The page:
Jules Verne tru­ly amaz­ing, he is by far my favourite sci­ence fic­tion writer with william gib­son, and i do read a lot of sci­ence fic­tion.

    Fan­tas­tic arti­cle, thank you.

    To any­one read­ing this, stay well and safe my friend.

  • Steve Southard says:

    Very infor­ma­tive and inter­est­ing post. I knew about Voy­ages Extra­or­di­naires, but not the rea­son for all the won­der­ful illus­tra­tions. It would seem many of Verne’s con­tem­po­rary read­ers may have strug­gled with his prose, but fol­lowed the sto­ries bet­ter with the pic­tures.

  • James D. Keeline says:

    What pub­lish­ers call a “series” is more often con­sid­ered a “pub­lish­er’s library.” Often a pub­lish­er would issue books under a head­ing like “𝑉𝑜𝑦𝑎𝑔𝑒𝑠 𝐸𝑥𝑡𝑟𝑎𝑜𝑟𝑑𝑖𝑛𝑎𝑟𝑒” for the con­ve­nience of adver­tis­ing.

    Most would imag­ine a “series” would have some con­ti­nu­ity of plot or char­ac­ters who are found in mul­ti­ple sto­ries. There is a lit­tle of this for Verne.

    The obvi­ous exam­ple are the three Moon sto­ries — From the Earth to the Moon, Around the Moon, and the book var­i­ous­ly pub­lished as Top­sy Turvy or The Pur­chase of the North Pole. All fea­ture char­ac­ters from the Bal­ti­more Gun Club. The last one is lit­tle known oth­er than the Fitzroy edi­tion in paper­back from Ace.

    Three of Verne’s longest sto­ries, each com­pris­ing 18 months in Het­zel’s 𝑀𝑎𝑔𝑎𝑠𝑖𝑛 𝑑’𝑒́𝑑𝑢𝑐𝑎𝑡𝑖𝑜𝑛 𝑒𝑡 𝑑𝑒 𝑟𝑒́𝑐𝑟𝑒́𝑎𝑡𝑖𝑜𝑛 or three vol­umes from his con­trac­tu­al com­mit­ment with the pub­lish­er, have char­ac­ters which appear. How­ev­er, con­tra­dic­tions in the sto­ries make it impos­si­ble to cre­ate a cohe­sive nar­ra­tive or time­line from them. The sto­ries are Twen­ty Thou­sand Leagues Under the Seas; Cap­tain Grant’s Chil­dren / In Search of the Cast­aways / Voy­age Round the World; and The Mys­te­ri­ous Island (orig­i­nal­ly pub­lished in three vol­umes). Some of the con­nec­tions are slight such as a char­ac­ter or two from Cast­aways land­ing on the Mys­te­ri­ous Island.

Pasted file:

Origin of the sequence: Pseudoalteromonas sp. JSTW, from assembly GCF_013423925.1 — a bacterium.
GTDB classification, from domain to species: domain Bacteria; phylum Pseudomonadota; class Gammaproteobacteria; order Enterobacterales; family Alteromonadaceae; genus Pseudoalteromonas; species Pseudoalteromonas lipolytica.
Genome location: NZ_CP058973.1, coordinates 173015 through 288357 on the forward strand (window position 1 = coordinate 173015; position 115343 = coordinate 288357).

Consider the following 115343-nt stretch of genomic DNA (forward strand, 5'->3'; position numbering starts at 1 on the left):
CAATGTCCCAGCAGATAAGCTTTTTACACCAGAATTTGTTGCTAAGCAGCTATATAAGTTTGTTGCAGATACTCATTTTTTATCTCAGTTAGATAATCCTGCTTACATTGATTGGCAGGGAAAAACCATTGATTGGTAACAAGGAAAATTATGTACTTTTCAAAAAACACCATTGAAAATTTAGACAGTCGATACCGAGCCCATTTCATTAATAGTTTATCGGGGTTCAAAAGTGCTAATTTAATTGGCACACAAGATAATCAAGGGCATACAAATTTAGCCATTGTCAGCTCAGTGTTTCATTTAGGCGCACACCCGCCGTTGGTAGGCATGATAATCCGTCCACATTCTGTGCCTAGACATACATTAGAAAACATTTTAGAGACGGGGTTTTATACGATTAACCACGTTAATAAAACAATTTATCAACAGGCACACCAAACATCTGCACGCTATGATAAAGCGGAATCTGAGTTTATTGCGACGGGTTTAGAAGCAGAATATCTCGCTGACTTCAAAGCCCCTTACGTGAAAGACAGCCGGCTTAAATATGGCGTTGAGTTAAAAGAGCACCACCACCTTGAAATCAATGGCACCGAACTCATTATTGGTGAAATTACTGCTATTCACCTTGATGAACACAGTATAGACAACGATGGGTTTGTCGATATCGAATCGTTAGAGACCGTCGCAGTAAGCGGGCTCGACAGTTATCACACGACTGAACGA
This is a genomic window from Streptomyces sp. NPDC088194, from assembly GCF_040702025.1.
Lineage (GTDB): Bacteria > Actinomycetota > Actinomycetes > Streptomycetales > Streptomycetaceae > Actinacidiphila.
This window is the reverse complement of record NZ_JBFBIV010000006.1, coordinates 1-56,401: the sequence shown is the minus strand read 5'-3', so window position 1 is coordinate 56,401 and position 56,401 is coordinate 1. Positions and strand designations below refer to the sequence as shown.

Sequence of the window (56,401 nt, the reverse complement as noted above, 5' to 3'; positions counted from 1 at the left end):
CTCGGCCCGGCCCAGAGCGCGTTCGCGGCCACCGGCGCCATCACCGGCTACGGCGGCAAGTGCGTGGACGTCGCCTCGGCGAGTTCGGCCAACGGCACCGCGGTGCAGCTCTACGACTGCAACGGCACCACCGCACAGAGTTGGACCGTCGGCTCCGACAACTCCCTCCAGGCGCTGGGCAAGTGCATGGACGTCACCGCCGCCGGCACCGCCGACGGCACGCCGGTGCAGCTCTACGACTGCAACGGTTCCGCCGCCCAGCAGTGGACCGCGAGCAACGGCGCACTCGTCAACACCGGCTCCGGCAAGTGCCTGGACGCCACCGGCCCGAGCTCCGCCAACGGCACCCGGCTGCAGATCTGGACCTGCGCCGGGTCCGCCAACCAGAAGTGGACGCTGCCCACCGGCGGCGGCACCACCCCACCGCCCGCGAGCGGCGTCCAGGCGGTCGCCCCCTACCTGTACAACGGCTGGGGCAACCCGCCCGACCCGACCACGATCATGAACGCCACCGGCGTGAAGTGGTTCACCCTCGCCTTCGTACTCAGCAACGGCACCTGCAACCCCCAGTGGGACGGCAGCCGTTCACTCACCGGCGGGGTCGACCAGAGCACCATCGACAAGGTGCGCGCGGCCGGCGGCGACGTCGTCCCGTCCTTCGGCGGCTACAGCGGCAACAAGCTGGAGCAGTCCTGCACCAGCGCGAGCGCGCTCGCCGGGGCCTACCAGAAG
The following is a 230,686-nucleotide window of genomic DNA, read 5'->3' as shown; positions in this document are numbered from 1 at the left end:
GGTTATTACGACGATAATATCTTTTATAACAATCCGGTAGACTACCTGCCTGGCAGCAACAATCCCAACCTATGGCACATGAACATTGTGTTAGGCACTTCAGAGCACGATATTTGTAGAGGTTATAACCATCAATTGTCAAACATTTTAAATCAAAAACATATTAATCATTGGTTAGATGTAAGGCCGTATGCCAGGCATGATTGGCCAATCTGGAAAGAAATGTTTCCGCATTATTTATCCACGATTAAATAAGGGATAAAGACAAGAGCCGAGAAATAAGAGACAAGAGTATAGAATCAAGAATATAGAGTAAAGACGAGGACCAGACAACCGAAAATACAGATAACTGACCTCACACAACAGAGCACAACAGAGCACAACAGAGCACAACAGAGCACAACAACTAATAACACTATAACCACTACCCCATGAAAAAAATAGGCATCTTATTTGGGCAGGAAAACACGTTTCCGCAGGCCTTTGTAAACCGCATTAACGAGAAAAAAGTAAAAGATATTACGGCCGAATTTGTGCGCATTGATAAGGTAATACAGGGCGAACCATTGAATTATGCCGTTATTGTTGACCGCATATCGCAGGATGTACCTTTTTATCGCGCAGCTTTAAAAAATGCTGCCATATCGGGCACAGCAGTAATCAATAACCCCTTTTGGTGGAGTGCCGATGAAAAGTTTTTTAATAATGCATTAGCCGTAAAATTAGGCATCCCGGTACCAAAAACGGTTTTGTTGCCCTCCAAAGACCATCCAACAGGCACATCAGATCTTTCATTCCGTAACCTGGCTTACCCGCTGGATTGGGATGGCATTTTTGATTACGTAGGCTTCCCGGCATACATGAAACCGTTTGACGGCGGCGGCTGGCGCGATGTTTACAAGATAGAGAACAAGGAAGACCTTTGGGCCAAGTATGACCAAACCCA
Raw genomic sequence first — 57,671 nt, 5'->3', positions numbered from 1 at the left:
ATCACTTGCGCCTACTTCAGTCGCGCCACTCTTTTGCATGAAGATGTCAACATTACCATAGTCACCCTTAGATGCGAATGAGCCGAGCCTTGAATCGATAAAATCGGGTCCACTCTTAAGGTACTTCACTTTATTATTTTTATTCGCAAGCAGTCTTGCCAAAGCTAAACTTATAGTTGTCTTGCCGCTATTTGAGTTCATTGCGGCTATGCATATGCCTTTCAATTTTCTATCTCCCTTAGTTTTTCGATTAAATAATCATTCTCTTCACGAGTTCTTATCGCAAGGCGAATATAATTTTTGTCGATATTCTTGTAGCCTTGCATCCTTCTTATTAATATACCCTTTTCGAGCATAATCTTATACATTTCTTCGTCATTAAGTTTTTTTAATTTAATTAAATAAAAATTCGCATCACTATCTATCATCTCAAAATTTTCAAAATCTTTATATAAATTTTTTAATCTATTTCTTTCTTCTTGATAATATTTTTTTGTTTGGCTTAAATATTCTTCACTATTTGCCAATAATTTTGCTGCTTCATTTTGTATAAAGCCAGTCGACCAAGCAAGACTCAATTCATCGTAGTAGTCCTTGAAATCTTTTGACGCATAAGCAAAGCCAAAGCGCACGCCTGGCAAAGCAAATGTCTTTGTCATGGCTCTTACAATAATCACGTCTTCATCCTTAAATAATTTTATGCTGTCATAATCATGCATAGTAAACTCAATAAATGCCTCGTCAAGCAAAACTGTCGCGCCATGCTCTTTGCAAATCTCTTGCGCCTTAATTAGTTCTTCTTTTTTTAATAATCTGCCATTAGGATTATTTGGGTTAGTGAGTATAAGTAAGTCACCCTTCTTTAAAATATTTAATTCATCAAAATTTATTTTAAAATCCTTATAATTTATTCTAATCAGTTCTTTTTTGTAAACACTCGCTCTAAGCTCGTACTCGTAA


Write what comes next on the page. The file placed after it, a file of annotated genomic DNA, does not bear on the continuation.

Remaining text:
There are sev­er­al duolo­gies among Verne’s sto­ries such as Cap­tain Hat­teras; La Jan­ga­da (800 Leagues on the Ama­zon and The Cryp­togram); The Steam House; the two sto­ries about Robur (Robur the Con­queror / Clip­per of the Clouds and Mas­ter of the World); Ker­a­ban the Inflex­i­ble; The Barsac Mis­sion, and a cou­ple oth­ers.

    The Scrib­n­er Illus­trat­ed Clas­sics or the Win­der­mere series are called “series” by pub­lish­ers but they are real­ly pub­lish­er libraries reprint­ing clas­sics with col­or plate illus­tra­tions. Het­zel was the first pub­lish­er (in France) of the Verne sto­ries but call­ing them a “series” can lead to mis­in­ter­pre­ta­tions.

    If you are going to read Verne in Eng­lish, get good mod­ern trans­la­tions. The old ones are usu­al­ly very bad and omit large por­tions of the sto­ries such as an entire chap­ter that describes the inte­ri­or of the Nau­tilus. You would­n’t want to miss that.

  • Scott Tefkin says:

    Very few peo­ple even knew the Verne wrote any­thing besides 20000 leagues (sp) Under the Sea. I remem­ber a few oth­er titles like “The Demon of Cow­per (sp) sor­ry. The Vil­lage in the Tree­tops and others.Being born with Dyslex­ia I did not learn to read until I was 14. The first book I chose to read? 20000 leagues under the sea. My spelling is still rusty but my lust for sci­ence fic­tion was kin­dled as was my love of pipe organ and Bach. Bon Chance Friends.

Leave a Reply

Open Culture was founded by Dan Colman.